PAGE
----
AK Antony: Post 'defence' controversies, Mr Clean is Mr Cool

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  1. ejazr

    ejazr Stars and Ambassadors Stars and Ambassadors

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    AK Antony: Post 'defence' controversies, Mr Clean is Mr Cool - Economic Times

    There is a joke in Kerala's political circles that whenever Arackaparambil Kurien Antony takes oath of office as chief minister or as Union cabinet minister, he keeps a resignation letter in his shirt pocket hidden, so that he doesn't have to waste time in drafting one in case there is a sudden whiff of corruption or a scam in sight in the new dispensation.

    Of course, this is all said in jest, and even his political rivals admit that the Union defence minister is "above board" and would even step down from a post of power if continuing there could hurt his Mr Clean image. CPM politburo member MA Baby says, "His biggest capital is the faith that people have in his honesty, no doubt about that. He has meticulously cultivated an image. At a time when Congress is grappling with several scams, he is a beacon of hope for the tainted party."

    Lone Crusader

    "There is no compromise when it comes to corruption. You have to fight it," Antony tells you when you meet him at his 9 Krishna Menon Marg, Lutyens Delhi official residence. He expects - as he has said before - a CBI probe to unearth the truth about recent controversy, which stemmed from General VK Singh's allegation that a former military officer offered him a bribe at the behest of truck-maker Tatra to swing a defence deal in favour of the Czech Republic firm.

    People close to Antony have often maintained that he has been "unusually prompt" as defence minister -in handling all scandals from from Sukna to Adarsh and even forging ahead with the modernisation drive along the Chinese border. "The impression that he is soft and taciturn is not at all true. He is very stern," says a defence ministry official.

    "No defence minister in recent times has been so stern when it came to ordering probes. He is trying to bring in tremendous transparency in defence deals. It is not easy for one man to make all the change, but he has taken steps in the right direction," he adds, asking not to be named because he is not authorised to speak to the media. "He has done an excellent job of ordering probes. He has also been diplomatic," says General Shankar Roychowdhury.

    What generates admiration could also be a source for complaint. "In fact, the minister is too honest," says a person who wants to be identified as a "defence businessman" and insists on not being named. "AK Antony is too honest," the person repeats, with a twinge of regret, in an Indian accent slightly mellowed by many years of travel abroad. He admits that his "certain PR friends" have not been able to even arrange a meeting with the minister. "They haven't been able to, for many years now," he adds, confirming that a few PR firms have flourished by just "organising meetings" with "senior people" close to defence deals.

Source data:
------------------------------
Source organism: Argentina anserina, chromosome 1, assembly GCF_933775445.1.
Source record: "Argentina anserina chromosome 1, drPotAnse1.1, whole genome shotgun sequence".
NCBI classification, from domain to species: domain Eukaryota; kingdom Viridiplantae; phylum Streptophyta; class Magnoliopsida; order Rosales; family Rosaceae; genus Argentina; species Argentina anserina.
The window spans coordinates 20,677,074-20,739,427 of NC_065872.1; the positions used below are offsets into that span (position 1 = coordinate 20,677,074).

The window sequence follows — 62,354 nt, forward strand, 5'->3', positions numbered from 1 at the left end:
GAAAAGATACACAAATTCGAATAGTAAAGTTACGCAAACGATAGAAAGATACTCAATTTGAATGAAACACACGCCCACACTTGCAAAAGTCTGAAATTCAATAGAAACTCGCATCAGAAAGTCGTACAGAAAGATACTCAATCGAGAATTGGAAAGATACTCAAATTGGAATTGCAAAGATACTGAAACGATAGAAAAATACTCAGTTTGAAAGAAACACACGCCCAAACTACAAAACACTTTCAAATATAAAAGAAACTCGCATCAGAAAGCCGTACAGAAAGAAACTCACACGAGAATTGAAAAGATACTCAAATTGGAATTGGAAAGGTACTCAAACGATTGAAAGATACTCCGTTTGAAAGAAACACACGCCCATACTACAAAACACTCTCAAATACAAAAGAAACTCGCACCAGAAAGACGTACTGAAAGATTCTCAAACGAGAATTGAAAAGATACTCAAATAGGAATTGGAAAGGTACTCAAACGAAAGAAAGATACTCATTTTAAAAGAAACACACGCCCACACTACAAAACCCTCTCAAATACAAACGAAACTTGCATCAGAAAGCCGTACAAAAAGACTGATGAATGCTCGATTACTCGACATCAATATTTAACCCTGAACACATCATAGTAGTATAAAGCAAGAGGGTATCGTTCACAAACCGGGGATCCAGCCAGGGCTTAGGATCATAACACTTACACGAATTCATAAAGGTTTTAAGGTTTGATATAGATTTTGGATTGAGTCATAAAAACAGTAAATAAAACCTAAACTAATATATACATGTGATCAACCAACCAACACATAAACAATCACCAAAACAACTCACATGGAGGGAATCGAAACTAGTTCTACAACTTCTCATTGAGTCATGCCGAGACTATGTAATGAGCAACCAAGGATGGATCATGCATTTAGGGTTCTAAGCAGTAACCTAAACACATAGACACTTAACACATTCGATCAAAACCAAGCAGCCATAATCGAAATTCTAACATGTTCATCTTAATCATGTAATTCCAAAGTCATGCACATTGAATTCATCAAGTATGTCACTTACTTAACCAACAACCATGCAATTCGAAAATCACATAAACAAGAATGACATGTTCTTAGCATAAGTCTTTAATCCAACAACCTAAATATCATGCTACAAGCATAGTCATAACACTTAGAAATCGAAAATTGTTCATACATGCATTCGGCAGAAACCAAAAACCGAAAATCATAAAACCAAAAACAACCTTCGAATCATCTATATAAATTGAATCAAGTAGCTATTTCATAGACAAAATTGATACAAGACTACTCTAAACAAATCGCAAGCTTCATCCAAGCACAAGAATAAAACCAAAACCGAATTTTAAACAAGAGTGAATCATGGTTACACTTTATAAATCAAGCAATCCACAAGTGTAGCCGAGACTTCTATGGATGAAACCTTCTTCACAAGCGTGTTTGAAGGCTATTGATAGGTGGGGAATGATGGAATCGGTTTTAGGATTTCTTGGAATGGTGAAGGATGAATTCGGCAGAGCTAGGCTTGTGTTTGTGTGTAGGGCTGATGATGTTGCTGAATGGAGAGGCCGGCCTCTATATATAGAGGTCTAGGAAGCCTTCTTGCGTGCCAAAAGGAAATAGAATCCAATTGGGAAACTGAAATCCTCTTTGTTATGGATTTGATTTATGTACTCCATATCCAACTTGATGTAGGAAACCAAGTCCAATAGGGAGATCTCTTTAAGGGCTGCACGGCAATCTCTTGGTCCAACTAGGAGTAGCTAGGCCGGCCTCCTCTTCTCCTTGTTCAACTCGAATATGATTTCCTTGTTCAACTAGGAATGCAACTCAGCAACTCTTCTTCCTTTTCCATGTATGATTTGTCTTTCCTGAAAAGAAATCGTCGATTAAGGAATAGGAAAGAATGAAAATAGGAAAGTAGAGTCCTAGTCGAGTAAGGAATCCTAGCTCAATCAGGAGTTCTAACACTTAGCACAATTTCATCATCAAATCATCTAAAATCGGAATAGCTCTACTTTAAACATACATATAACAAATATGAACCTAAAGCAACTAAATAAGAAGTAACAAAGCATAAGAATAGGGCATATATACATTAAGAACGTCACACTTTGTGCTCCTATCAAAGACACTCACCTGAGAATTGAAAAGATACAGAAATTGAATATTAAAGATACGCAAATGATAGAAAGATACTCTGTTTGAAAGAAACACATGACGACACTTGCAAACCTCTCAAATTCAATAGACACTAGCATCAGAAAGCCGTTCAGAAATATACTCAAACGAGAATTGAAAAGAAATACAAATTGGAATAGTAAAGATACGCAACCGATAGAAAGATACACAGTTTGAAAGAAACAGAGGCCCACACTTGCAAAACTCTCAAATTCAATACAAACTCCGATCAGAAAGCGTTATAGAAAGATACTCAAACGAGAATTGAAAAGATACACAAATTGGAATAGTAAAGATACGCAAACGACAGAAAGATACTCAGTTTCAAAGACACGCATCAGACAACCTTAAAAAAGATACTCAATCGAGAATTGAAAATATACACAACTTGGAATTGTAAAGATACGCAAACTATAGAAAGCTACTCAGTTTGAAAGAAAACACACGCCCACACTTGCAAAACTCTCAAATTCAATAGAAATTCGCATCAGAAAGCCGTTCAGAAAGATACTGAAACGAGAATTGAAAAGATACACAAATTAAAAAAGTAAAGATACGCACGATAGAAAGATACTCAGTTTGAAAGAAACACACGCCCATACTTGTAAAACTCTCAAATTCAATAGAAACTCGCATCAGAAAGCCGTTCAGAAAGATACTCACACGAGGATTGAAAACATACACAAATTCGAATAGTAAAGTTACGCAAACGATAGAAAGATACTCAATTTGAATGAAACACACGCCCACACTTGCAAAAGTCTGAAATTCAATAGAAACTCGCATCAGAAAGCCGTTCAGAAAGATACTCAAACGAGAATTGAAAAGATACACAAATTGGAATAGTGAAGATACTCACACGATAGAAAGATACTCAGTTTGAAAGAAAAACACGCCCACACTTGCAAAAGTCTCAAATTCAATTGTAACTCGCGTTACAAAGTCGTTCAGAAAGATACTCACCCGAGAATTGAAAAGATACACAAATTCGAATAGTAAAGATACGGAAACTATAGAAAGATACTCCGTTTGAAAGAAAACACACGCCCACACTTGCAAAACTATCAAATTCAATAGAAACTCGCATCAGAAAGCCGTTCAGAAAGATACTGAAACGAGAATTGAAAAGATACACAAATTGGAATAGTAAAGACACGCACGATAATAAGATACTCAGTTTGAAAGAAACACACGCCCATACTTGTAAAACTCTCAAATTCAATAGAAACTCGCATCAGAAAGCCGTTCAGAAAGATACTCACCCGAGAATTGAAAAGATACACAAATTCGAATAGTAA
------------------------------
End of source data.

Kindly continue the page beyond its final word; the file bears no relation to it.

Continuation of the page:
Powerful Lobbies

    The defence official argues that Antony has single-handedly taken on powerful lobbies involved in defence deals. "This, he did by just being transparent," says he.

    While the "defence businessman" clearly doesn't relish this change, this image of Antony as an incorruptible leader is rather universal.

    "He is very upright," says AK Thomas, Antony's 73-year-old older brother. But, of course, his take on the gains of the man's integrity are different. "The Congress party from Kerala has produced very able and efficient people, but none of them have risen the way he has. Whatever you may say about him, you will never call him a personally dishonest person or corrupt," says Thomas.

    More than brotherly affection, it is the "truthful assessment" of a leader in public life for more than half a century, agrees the quick-witted and cynical Malayalam poet Balachandran Chullikkad. It is tag, which he believes, will stay with Antony for the rest of his life. "Saint Antony from Kerala," he laughs.

    "It is admirable virtue to be seen in a leader in these times," says Chullikkad.

    Making a Point

    A Delhi-based security expert is glad, too.

    "I don't want to comment on what used to happen before. But this minister has brought in a lot of transparency [in defence purchases]," notes the expert who didn't wish to be named because he doesn't want to be seen commenting openly about politicians.